Gout extending recovery time of broken ankle?

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I've been diagnosed with gout for 6+ years.  Since I've been on Allipurinol for the past, I haven't had an attack.  Howver, I have noticed that when I've sprained my ankle(few times as I play a lot of basketball), recovery seems to take a lot longer than usual, and as soon as I took Colchicine, it's much better within a few days.

Rewind to about 7 months ago, I broke my fibula in a rugby match and tore a bunch of ligaments that were attached.  I had a couple screws put in and they are now out.  The bone is completely healed, but I'm still limping around when this was supposed to be a 3 month recovery.  I can move my ankle in every direction and it doesn't hurt.  The only time it affects me is when I'm walking.  

I felt like this my long recovery time was due to gout.  The rheumotologist stated that uric acid could have filled in during the break, so he put me on a daily regiment of colchicine.  Since then, it's gotten worse.  I have good days and bad days.  My uneducated guess is that colchicine is doing it's job and clearing the uric acid.  However, it's now been a month since I've been on colchicine daily and still no overall improvement.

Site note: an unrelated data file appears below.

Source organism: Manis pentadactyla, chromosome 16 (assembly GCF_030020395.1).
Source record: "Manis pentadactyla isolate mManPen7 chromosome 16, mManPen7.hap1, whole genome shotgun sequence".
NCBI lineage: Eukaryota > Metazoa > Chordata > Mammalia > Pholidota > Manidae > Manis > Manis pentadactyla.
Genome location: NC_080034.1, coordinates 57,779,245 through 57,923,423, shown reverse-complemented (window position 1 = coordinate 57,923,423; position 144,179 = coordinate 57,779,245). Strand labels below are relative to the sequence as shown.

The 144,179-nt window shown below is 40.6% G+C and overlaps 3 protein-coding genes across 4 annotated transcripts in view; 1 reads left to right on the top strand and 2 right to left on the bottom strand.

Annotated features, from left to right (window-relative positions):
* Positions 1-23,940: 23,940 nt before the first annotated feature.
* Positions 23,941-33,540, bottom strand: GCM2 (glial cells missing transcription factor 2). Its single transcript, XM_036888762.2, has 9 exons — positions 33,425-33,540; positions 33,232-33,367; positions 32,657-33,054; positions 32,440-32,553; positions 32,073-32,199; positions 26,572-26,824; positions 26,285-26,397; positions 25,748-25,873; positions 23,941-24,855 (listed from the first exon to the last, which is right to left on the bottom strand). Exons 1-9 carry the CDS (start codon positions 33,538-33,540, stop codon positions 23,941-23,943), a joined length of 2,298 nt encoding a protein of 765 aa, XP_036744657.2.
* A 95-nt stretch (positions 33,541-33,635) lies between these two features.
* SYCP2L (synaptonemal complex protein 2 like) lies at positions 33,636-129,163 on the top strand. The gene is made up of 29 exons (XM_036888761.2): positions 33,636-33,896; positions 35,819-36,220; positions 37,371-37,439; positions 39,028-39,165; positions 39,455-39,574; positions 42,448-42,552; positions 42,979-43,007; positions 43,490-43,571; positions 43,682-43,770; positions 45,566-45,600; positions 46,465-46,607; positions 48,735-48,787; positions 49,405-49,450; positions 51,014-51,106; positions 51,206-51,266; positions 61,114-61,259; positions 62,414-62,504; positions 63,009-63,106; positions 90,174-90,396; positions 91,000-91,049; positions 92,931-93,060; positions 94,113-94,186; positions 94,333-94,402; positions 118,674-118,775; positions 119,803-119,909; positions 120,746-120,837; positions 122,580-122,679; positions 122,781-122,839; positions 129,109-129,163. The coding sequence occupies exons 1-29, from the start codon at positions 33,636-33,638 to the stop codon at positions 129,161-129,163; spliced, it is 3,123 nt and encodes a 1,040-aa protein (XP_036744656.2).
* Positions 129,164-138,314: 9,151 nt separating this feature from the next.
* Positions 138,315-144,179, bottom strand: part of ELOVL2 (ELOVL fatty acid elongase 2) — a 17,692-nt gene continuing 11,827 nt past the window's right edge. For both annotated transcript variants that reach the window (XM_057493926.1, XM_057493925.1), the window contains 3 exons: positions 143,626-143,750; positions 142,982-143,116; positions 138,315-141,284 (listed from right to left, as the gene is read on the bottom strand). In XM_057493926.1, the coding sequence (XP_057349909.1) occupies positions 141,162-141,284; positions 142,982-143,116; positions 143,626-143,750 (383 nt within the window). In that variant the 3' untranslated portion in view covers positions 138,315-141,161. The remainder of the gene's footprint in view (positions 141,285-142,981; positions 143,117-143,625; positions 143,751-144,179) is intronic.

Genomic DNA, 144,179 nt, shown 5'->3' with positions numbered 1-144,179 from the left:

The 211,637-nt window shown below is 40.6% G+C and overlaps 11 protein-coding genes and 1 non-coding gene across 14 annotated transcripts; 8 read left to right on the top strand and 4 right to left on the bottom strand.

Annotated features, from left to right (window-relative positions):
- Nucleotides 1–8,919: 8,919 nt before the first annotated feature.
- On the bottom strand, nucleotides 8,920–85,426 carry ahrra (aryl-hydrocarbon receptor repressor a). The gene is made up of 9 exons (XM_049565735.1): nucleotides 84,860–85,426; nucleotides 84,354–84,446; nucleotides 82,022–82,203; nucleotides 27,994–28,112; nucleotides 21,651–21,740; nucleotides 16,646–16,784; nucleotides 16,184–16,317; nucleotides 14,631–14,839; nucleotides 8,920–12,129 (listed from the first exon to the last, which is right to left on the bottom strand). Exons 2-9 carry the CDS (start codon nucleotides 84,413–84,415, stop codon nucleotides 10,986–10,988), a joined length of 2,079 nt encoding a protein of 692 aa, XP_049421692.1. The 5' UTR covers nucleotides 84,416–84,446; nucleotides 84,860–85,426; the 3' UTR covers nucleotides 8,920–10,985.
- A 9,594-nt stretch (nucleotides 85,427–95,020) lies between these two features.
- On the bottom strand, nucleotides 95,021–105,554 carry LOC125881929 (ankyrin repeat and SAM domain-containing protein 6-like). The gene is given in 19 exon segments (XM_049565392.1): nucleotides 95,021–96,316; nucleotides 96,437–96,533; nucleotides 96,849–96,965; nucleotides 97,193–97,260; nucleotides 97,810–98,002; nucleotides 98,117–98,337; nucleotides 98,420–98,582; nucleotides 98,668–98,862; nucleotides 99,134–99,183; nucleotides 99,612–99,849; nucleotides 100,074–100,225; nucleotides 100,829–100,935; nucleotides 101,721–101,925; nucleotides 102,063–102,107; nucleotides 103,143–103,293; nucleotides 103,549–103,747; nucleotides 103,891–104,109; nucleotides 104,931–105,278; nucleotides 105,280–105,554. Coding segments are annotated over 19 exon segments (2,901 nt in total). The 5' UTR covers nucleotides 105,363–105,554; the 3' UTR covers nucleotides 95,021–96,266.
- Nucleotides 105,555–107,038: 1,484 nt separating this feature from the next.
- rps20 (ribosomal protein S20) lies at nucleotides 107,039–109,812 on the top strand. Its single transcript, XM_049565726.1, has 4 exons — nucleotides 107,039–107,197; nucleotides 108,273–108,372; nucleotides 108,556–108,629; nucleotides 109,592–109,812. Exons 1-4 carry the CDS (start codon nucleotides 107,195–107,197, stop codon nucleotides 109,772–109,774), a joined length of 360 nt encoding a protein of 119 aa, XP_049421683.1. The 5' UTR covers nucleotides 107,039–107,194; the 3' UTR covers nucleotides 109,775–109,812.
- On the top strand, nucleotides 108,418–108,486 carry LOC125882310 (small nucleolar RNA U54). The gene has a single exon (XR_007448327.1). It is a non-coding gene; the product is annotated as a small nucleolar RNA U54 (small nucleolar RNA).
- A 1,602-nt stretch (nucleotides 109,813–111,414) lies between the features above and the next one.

Anyone else have any experience with gout extending recovery time of a broken ankle?

Thanks for your time.

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5 Replies

  • Posted

    Yes, as a gout sufferer without meds, any sprain or pulled muscle takes me anywhere from 3-6 weeks to heal. I hear it's common for gout sufferers to take a long time to heal.

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  • Posted

    Colchesine doesn't clear uric acid, allopurinol does. Colchesine reduces activity on certain immune cells reducing inflammation.

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  • Posted

    The immune response of the white cells is essential for bone healing. Colchesine inhibits this. There has been lots of research showing it not only inhibits healing but the healing is less strong. Stop taking colchesine and change your doctor who should be aware of this.

    This is one research article but there's plenty more:

    https://www.ncbi.nlm.nih.gov/m/pubmed/16023003/

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